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Re^3: File::Find Usage with 2 subroutines

by Anonymous Monk
on Jun 15, 2013 at 10:05 UTC ( #1039099=note: print w/ replies, xml ) Need Help??


in reply to Re^2: File::Find Usage with 2 subroutines
in thread File::Find Usage with 2 subroutines

One more observation meanwhile, if I change the second find call from find(\&findb, "/pqr") to find(&findb, "/pqr"), it does enter findb sub now but the file pointed by $File::Find::name is still from the /abc/xyz folder, i.e file1.

That is to be expected. It actually calls findb() before calling File::Find::find() -- that's what the syntax means. It's not a subroutine reference but a call.

Anyway, there is no problem with your code as you've posted; I'd look into other possible problem areas such as file system permissions and the logic in the rest of your script


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Re^4: File::Find Usage with 2 subroutines
by pnaik (Initiate) on Jun 17, 2013 at 09:36 UTC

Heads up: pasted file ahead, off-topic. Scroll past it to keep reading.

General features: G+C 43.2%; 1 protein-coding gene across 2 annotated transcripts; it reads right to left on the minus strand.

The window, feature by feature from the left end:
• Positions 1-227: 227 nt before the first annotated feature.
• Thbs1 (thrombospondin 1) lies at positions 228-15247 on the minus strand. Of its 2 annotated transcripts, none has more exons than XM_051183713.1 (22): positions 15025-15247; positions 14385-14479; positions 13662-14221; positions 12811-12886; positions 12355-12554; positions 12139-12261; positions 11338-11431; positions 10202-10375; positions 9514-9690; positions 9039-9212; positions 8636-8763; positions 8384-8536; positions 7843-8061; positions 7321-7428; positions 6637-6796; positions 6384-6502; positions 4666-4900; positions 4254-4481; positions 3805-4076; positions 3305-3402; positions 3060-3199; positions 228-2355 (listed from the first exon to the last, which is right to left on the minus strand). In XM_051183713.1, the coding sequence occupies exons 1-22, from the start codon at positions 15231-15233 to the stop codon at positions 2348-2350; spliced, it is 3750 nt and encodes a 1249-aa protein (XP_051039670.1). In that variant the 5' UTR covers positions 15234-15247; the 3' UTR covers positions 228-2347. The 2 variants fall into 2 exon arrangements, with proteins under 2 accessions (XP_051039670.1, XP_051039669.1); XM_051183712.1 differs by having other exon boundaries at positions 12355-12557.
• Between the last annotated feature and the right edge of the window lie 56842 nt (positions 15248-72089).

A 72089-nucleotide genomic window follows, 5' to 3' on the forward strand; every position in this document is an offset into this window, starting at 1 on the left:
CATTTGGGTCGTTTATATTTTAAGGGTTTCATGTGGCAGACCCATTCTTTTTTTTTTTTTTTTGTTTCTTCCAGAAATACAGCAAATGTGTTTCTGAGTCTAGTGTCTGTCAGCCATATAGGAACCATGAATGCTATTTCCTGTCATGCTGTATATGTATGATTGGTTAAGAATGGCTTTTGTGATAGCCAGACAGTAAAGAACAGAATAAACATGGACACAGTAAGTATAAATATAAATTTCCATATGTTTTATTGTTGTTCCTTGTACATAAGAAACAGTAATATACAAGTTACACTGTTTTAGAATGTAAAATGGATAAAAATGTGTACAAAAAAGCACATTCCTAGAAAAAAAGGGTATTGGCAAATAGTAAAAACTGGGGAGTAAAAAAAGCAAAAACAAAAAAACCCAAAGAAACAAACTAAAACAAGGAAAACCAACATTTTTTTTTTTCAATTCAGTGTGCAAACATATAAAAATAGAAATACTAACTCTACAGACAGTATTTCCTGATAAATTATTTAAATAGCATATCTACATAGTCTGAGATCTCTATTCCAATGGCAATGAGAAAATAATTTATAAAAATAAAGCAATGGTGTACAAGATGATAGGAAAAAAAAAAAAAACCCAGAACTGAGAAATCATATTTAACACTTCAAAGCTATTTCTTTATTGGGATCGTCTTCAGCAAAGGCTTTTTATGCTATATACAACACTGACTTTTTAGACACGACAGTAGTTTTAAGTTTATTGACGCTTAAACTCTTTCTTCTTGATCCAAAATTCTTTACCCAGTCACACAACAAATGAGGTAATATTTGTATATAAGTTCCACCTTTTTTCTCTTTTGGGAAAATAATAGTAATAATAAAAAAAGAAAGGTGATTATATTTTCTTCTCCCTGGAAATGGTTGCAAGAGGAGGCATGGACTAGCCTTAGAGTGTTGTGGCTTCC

I found the issue, I showed wrong sequence of 'find' calls, actually the find was getting called recursively, and in that it retains the context of parent call probably. I was thinking it to be a re-entrant function, but looks like its not. This is how it looked :

    sub finda { print "In finda, $File:Find:name\n"; find (\&findb, "/pqr"); } sub findb { print "In findb, $File:Find:name\n"; } find (\&finda, "/abc/xyz");

    Anyways, now I have changed the script to have the recursive nature removed, so that the two calls happens sequentially and now its working fine. Sorry for the wrong code and very thankful for your help indeed !

        I found the issue, I showed wrong sequence of 'find' calls, actually the find was getting called recursively, and in that it retains the context of parent call probably.

      It's for this reason that we *strongly* encourage posters to show the simplest example that exhibits the bad behaviour. But I'm glad you got it all sorted. :)

      Alex / talexb / Toronto

      "Groklaw is the open-source mentality applied to legal research" ~ Linus Torvalds

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